The Night Nerd Prom Went Up Against a Pep Rally in Pennsylvania

04/30/2017 02:35 pm ET Updated May 01, 2017
Bob Woodward (left), and Carl Bernstein appear at the White House Correspondents’ dinner with its President, Jeff Mason of Re
EPA/Astrid Riecken
Bob Woodward (left), and Carl Bernstein appear at the White House Correspondents’ dinner with its President, Jeff Mason of Reuters.

Like a good number of folks who’ve worked in journalism over the years, for me, Bob Woodward and Carl Bernstein continue to be heroes. Genuinely authentic heroes. I know it sounds corny. But it’s true. Or, as Bernstein said on Saturday night at the White House Correspondents’ Dinner (also known as “Nerd Prom”), it’s “the best obtainable version of the truth.” Sure, Woodward’s unbearably slow, staccato presentation on television drives me crazy. And Bernstein’s pompous style on the same shows can be just as tough to absorb. But those are just observations of the superficial. Even if their styles were the stuff of brilliant performance, that’s not what makes heroes. It’s usually traits like persistence, perseverance, integrity, grace under pressure, overcoming the odds, and exhibitions of courage. A lot of epic mythology surrounds what Woodward and Bernstein did when they broke Watergate. But here’s the thing: it’s all true. And they exhibited all of those traits in their pursuit, and finally, their full reporting of the best obtainable version of the truth about Richard Nixon’s criminal subversion of the U.S. Justice Department and Intelligence Community.

I was born the year before Richard M. Nixon finally won the presidency in 1968, so I was just a child when all of this was going on. And politics was never talked about in my family as I grew up in the 70’s. But when I was 19 years old, for some reason I became fascinated with Watergate. I was a broadcasting major at the time, with no real interest in the politics of the day, yet I remember savoring the details of every page of The Final Days, Woodward and Bernstein’s sequel to their first book on Watergate, All The President’s Men. Thirty years later I remember even the little things from that book, right down to Nixon’s difficulty and frustration with opening bottles of aspirin.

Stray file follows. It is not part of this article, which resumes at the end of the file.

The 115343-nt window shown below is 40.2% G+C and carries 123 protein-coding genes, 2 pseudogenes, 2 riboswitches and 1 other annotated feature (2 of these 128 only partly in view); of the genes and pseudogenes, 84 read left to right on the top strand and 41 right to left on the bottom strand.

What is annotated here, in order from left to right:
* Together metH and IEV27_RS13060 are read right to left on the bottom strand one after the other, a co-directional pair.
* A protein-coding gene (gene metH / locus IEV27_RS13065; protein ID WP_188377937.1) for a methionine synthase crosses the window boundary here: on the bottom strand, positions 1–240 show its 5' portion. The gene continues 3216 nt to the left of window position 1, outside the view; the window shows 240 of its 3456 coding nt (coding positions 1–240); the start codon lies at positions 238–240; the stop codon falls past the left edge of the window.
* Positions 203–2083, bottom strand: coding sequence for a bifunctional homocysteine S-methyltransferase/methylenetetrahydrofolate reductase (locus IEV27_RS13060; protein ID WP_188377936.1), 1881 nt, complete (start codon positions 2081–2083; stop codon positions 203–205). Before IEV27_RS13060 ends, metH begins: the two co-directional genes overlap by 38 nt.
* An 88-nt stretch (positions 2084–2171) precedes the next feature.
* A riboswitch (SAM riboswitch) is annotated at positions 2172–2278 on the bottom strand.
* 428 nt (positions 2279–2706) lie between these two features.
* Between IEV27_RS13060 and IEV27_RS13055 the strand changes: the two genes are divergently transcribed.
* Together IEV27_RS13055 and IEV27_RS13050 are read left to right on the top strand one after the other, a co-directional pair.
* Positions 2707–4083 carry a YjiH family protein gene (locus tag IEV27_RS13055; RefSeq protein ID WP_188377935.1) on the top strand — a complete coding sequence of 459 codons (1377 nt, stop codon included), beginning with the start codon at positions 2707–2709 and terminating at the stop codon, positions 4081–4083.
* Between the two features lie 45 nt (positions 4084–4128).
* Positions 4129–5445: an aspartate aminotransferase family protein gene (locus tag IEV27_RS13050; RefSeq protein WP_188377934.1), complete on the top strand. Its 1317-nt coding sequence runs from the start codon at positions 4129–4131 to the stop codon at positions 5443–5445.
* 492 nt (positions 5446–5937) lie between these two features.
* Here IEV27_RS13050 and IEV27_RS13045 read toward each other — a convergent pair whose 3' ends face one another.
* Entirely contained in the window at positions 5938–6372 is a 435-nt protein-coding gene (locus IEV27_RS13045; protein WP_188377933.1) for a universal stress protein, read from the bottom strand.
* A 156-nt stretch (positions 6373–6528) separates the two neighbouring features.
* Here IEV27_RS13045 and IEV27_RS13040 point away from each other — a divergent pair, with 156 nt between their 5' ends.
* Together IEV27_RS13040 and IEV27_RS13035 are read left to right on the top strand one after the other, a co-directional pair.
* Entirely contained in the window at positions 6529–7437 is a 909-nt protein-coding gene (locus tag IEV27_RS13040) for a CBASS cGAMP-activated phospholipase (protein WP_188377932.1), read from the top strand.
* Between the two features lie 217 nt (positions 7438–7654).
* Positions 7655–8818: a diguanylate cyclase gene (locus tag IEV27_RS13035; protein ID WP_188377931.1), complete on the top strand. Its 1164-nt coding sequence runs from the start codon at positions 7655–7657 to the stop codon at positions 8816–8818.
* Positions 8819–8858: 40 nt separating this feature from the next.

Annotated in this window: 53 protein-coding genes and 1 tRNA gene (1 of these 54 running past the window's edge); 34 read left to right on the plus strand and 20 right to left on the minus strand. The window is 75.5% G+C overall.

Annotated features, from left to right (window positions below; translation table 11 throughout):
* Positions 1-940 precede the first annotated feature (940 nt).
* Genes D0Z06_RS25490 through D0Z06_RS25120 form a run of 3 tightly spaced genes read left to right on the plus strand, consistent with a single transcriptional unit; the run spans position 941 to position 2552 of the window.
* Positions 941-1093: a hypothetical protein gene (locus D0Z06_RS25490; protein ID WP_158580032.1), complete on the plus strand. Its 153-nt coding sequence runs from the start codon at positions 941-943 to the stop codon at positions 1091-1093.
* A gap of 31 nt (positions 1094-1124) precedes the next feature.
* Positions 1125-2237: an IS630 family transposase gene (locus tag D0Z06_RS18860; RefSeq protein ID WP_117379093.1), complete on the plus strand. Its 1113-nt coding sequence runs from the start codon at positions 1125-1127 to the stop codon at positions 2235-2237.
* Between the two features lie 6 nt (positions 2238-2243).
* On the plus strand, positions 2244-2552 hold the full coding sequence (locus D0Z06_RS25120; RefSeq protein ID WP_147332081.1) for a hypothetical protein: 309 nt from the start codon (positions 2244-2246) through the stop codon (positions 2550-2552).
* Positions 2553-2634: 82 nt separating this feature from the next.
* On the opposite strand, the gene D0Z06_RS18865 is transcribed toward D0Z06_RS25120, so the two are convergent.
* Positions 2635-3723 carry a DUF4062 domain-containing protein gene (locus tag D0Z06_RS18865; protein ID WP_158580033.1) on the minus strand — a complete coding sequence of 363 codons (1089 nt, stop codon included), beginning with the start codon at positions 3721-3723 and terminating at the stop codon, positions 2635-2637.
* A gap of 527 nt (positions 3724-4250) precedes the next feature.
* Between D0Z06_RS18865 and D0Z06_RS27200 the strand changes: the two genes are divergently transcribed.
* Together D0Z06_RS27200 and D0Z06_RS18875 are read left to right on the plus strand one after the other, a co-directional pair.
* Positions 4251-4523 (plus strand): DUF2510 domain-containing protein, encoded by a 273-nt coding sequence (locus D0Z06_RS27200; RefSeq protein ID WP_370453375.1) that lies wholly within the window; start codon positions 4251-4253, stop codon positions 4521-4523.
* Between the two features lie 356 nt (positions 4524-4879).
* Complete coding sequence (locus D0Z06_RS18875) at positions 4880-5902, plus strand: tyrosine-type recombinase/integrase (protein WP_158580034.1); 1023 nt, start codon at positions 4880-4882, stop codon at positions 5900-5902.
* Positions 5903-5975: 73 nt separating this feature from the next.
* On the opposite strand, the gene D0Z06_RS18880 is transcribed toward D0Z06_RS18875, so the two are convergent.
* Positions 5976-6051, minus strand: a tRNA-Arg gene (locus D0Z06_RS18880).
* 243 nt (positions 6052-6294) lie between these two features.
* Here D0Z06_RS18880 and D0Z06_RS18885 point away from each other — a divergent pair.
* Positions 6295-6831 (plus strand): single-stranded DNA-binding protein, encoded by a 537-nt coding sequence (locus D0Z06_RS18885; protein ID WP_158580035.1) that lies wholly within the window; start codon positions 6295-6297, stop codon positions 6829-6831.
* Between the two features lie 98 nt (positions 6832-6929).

The same year that “WoodStein” were writing The Final Days, 1976, Robert Redford was producing and starring in the feature film version of All The President’s Men. Redford and Dustin Hoffman costarred as Woodward and Bernstein, and under Alan J. Pakula’s direction, they somehow made an incredibly compelling film that was set in a newsroom, covered an incredibly complex subject, and had no discernible love story or substantive friendship. Pakula spent less than $2 million to make a movie that grossed over $70 million, won four Academy Awards and was selected by the Library of Congress for preservation by the National Film registry.

Beyond its deft direction and acting, the real reason that the film made such a broad impact and why it holds up to this day is because at the heart of the drama is a true story of two young reporters who forced the most powerful person in the world to face the consequences of his criminal actions ― by getting to the truth. They dug, cajoled, badgered, intruded, and took great personal and professional risks to investigate and eventually uncover things that unwitting Americans thought unbelievable at the time. Even David Gergen, a presidential adviser in four White Houses, said that he ultimately realized it was WoodStein who were telling the truth ― not the people he was working with right inside the Nixon administration.